At full thickness, where reworking is unlikely, resemblance to the Malmédy Conglomerate is striking in lithological succession and origin of the carbonate pebbles (Bultynck et al., 2001; Smolderen in Dusar et al., 1987; Smolderen, 1987).

Where the composite gravel lag deposit is missing, a single pebble bed representing a basal conglomerate at the base of the overlying strata is incorporated in the second unit.

Reference sections: borehole KS28, 713.90 - 717.62 m; borehole KB172, 832,12 - 832,25 m; borehole KB121, 935,60 - 936,40 m.

Stratigraphic correlation of unit 1: the conglomerate corresponds to the Slochteren Formation (Upper Rotliegend Group of Middle to Late Permian age.

2. Shallow marine fossiliferous (macrofossils consisting of monotonous association of small molluscs, ostracodes, differentiated foraminifers, algae and plant remains), predominantly grey-coloured carbonatic sandstones alternating with marly mudstones and siltstones which become more important upwards, then alternating with dolomitic sandstones. The base may consist of coarse sandy-carbonatic storm deposits, which may intervene higher in the sequence and interrupt the global fining upward trend. Towards the top this unit may pass into predominantly red-coloured silty mudflat deposits of sabkha facies, characterised by giant ostracodes (Bless et al., 1987 in borehole KS25 = GeoDoc 63E0225). The grey-red colour changes over a very short interval.

This second, carbonate member is thickest (from 10 tot 30 m) and most widespread, and thus represents the dominant lithology of the Helchteren Formation.

Reference sections: borehole KS28, 697.21 - 713.90 m; borehole KB172, 815,30 - 832,12 m; borehole KB121, 907,80 - 935,60 m.

Stratigraphic correlation of unit 2: the Fringe Carbonates are associated with the Z1 Werra Formation, the sabkha mudflat deposits with the Z2 Stassfurt Formation (Zechstein Z1 - Z2 cycles) of Upper Permian age.

3. Grey to red silty mudstones rich in synsedimentary clasts composed of pedogenetic carbonate nodules, with lagoonal fauna. The third member may be replaced by a hiatus.

Reference sections: borehole KS28, 691,60 - 697,21 m; borehole KB172, 809,90 - 815,30 m; absent in borehole KB121.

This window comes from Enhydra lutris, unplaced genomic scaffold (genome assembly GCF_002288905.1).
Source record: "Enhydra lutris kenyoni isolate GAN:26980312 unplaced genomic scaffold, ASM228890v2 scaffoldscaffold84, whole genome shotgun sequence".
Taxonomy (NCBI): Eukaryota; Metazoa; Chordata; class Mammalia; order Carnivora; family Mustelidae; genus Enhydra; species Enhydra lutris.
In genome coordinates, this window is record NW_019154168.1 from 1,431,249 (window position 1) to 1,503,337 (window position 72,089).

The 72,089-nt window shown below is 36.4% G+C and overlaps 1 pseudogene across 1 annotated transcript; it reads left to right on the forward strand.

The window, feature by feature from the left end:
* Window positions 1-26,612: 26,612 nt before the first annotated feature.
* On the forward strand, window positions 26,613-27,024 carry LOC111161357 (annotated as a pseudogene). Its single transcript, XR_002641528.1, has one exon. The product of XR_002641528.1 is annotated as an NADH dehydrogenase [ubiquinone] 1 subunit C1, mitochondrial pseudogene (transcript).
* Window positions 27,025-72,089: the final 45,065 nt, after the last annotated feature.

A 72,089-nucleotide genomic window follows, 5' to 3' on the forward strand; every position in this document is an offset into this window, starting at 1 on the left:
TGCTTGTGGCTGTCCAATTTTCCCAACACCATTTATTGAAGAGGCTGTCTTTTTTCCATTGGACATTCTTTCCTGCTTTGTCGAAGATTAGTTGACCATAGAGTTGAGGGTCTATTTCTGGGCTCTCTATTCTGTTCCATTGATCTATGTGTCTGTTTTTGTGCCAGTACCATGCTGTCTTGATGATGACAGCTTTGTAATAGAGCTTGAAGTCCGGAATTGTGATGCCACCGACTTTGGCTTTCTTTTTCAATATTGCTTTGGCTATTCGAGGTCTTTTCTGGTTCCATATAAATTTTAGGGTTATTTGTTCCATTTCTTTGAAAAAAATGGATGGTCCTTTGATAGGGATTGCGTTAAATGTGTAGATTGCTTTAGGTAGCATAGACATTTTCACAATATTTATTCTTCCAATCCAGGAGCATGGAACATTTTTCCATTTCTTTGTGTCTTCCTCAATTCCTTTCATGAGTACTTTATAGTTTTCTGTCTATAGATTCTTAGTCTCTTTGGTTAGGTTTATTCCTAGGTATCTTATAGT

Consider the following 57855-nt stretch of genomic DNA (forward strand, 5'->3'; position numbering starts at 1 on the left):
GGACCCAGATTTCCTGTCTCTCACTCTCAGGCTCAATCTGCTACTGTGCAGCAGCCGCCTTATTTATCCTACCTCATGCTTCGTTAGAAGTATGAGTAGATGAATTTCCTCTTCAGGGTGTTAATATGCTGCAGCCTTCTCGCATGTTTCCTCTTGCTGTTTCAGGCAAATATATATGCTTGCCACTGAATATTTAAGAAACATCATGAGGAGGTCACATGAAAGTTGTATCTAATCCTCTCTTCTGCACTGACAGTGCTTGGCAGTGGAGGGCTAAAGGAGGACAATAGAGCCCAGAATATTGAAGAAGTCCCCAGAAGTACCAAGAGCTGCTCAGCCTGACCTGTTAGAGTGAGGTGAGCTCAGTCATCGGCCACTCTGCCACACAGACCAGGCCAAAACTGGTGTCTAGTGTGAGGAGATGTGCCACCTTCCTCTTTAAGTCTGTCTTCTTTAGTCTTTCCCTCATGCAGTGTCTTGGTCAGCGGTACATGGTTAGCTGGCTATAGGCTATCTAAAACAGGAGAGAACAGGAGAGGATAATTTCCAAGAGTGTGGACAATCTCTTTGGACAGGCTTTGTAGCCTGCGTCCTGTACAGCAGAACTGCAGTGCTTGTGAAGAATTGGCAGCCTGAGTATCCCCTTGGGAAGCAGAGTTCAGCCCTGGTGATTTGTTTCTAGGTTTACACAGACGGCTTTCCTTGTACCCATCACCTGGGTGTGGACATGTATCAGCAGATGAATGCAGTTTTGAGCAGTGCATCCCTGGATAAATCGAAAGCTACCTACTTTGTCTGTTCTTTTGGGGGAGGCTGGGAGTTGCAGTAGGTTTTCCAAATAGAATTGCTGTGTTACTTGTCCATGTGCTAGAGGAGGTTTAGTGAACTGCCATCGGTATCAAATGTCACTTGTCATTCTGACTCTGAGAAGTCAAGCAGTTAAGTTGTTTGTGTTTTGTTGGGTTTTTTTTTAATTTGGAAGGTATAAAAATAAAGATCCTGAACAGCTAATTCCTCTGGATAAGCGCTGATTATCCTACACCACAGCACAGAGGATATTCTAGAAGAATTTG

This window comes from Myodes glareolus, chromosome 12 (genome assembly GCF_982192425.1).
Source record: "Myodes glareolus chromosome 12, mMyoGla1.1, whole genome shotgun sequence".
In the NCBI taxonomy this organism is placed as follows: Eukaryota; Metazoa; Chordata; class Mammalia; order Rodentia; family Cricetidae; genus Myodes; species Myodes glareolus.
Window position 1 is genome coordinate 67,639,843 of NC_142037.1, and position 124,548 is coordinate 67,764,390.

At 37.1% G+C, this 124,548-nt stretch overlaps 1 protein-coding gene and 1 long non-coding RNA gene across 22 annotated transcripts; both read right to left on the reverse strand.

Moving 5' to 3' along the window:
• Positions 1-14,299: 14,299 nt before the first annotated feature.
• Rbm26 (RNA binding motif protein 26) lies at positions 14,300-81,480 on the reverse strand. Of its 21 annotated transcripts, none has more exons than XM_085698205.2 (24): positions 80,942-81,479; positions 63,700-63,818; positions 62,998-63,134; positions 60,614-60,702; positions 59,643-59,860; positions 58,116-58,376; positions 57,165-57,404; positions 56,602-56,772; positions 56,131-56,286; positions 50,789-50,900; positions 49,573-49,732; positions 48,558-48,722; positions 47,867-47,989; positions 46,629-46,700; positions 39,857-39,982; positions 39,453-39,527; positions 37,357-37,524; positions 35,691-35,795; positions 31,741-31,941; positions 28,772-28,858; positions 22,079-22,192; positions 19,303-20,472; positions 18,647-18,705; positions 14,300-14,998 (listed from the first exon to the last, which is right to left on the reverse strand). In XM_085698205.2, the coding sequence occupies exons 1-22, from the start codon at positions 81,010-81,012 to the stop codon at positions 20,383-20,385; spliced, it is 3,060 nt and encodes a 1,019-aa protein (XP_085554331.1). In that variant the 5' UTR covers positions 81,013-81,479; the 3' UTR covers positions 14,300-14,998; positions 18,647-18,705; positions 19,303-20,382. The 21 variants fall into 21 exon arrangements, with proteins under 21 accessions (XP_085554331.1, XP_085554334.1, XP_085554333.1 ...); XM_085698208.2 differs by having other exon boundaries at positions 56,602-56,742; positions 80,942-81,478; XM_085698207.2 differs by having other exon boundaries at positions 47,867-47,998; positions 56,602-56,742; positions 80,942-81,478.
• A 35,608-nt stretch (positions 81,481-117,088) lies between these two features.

Stratigraphic correlation of unit 3: the nodular mudstone corresponds to the 'Grey Salt Clay Member' at the base of the Leine Formation (Zechstein Z3 cycle) of Upper Permian age.

4. Massive coarsening upward sandstone beds, deposited as a beach barrier/shoreface deposit. Alternatively in KB121, consisting of massive oolithic slightly sandy limestone rich in molluscs.

Reference sections: borehole KS28, (691) - 691,60 m; borehole KB172, 802,80 - 809,90 m; borehole KB121, 906,05 - 907,80 m.

Stratigraphic correlation of unit 4: the beach sandstone corresponds to the Z3 Carbonate (Platy Dolomite) of the Leine Formation.

5. Red massive coarsening upward claystone with intercalations of thin siltstone and (calcareous) sandstone beds with mudclasts, deposited as strongly bioturbated sand- and mudflats, often showing high gamma-ray and low velocity readings.

Reference sections: borehole KS28, 691.70 - undefined m; borehole KB172, 799,85 - 802,80 m; borehole KB121, 897,55 - 906,05 m. This unit attains 13 thickness in borehole KB174 = 47E0196, Hechtel-Hoef (Dusar et al., 1998).

Stratigraphic correlation of unit 5: the top claystone unit corresponds to the 'Zechstein Upper Claystone Formation'. This unit unconformably overlies the older Zechstein cycles and is conformably overlain by the Triassic Buntsandstein Group. In older correlations this unit was interpreted as part of the Triassic.

Underlying strata: Erosional contact with Belgian Coal Measures Group, depending on depth of post-Variscan pre-Cimmerian erosion level from the Charleroi Formation (Upper Westphalian B), west of the Donderslag lineament, to the Flénu (Westphalian C) and Neeroeteren Formations (Westphalian D), between the Donderslag and Gruitrode lineaments. Along the southern margin of the Roer Valley Graben the Helchteren Formation seems underlain by Flénu formation-type sediments but these could be late Neeroeteren Formation as well.

Overlying strata: Concordant contact to Gruitrode Member of Buntsandstein Formation. The upper boundary is arbitrary, and placed in accordance with the Dutch stratigraphic nomenclature. Locally, post-Jurassic erosion has removed the Triassic and the Helchteren Formation is directly overlain by the Cretaceous Chalk Group.

Area: northeastern Campine basin and Roer Valley Graben: fringe deposits of Zechstein sea over Southern Permian Basin (southern North Sea and north German basin), onlapping the variscan Campine - Brabant Massif (Ziegler, 1990).

Thickness: 0 - 50 m, differences largely due to missing members or post-sedimentary erosion. Greatest overall thickness is attained in the central part of the subcrop zone. However, separate units may attain greater thicknesses in other boreholes.

Age: latest Permian based on plant remains from unit 2 (Demaret et al., 1985; Florin, 1954).